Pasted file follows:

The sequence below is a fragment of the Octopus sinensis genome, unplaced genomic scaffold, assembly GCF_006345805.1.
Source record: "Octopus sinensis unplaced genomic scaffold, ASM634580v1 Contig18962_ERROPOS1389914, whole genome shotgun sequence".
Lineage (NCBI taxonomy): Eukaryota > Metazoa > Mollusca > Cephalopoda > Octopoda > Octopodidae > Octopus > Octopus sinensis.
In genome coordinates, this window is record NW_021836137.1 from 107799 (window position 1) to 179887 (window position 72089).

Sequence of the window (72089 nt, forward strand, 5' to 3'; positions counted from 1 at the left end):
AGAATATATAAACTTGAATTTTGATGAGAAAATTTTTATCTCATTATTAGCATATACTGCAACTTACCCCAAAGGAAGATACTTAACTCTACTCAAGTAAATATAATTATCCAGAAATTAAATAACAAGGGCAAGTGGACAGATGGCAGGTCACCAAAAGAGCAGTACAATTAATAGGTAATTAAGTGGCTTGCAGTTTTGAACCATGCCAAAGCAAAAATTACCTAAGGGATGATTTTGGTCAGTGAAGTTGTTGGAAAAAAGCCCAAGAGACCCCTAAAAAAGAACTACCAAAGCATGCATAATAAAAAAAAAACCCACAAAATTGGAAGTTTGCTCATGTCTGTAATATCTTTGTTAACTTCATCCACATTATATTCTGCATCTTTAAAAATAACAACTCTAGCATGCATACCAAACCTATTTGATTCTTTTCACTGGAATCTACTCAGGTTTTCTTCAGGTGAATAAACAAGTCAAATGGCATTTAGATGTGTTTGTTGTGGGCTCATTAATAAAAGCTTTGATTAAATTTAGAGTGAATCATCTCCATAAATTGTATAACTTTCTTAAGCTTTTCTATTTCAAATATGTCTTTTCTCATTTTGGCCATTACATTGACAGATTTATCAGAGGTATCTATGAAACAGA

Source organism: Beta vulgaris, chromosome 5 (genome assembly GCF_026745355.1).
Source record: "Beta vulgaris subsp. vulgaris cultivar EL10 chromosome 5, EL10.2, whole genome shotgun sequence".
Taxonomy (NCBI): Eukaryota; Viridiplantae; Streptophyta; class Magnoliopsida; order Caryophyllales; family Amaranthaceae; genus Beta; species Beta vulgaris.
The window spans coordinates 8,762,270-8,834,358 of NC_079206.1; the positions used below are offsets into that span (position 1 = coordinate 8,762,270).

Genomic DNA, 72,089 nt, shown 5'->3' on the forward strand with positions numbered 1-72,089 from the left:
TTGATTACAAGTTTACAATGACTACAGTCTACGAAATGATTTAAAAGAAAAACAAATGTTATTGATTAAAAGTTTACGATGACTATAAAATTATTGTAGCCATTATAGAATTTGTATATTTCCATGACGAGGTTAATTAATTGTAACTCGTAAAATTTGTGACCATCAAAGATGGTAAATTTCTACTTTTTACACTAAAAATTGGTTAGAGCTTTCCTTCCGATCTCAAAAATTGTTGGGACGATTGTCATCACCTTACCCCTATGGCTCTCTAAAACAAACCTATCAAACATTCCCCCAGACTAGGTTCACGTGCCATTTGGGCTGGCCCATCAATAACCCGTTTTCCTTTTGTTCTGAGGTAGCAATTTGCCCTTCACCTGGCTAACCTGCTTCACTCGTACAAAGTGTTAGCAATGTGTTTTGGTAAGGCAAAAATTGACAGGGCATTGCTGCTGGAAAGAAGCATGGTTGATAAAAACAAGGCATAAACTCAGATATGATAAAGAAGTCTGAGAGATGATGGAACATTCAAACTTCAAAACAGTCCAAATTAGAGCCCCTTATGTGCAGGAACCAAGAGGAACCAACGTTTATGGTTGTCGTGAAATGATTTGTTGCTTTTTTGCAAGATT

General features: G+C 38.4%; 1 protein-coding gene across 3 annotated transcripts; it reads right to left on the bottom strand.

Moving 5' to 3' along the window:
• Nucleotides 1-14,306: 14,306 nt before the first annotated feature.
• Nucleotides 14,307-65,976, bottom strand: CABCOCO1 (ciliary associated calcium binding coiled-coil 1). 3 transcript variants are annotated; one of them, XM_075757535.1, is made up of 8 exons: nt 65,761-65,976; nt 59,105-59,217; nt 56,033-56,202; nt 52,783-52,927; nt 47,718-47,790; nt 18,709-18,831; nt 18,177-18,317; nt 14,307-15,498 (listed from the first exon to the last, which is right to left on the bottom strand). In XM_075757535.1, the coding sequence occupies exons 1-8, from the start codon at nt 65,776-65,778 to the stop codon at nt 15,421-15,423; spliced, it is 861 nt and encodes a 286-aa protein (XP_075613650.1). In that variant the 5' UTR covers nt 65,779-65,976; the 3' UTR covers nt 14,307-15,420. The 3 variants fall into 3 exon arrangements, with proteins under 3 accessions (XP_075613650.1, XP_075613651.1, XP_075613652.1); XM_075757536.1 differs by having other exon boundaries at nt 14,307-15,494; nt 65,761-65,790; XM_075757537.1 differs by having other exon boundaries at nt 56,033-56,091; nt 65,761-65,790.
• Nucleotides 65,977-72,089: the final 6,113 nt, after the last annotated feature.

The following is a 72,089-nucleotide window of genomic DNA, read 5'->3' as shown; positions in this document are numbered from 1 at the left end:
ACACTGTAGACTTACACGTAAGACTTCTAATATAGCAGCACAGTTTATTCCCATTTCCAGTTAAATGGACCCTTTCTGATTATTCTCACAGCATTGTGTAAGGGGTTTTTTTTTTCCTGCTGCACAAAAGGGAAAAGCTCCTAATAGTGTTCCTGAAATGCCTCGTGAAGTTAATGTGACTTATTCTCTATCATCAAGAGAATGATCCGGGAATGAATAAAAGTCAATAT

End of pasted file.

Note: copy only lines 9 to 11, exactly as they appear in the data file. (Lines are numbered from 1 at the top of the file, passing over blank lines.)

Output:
Taxonomy (NCBI): Eukaryota; Viridiplantae; Streptophyta; class Magnoliopsida; order Caryophyllales; family Amaranthaceae; genus Beta; species Beta vulgaris.
The window spans coordinates 8,762,270-8,834,358 of NC_079206.1; the positions used below are offsets into that span (position 1 = coordinate 8,762,270).

Genomic DNA, 72,089 nt, shown 5'->3' on the forward strand with positions numbered 1-72,089 from the left: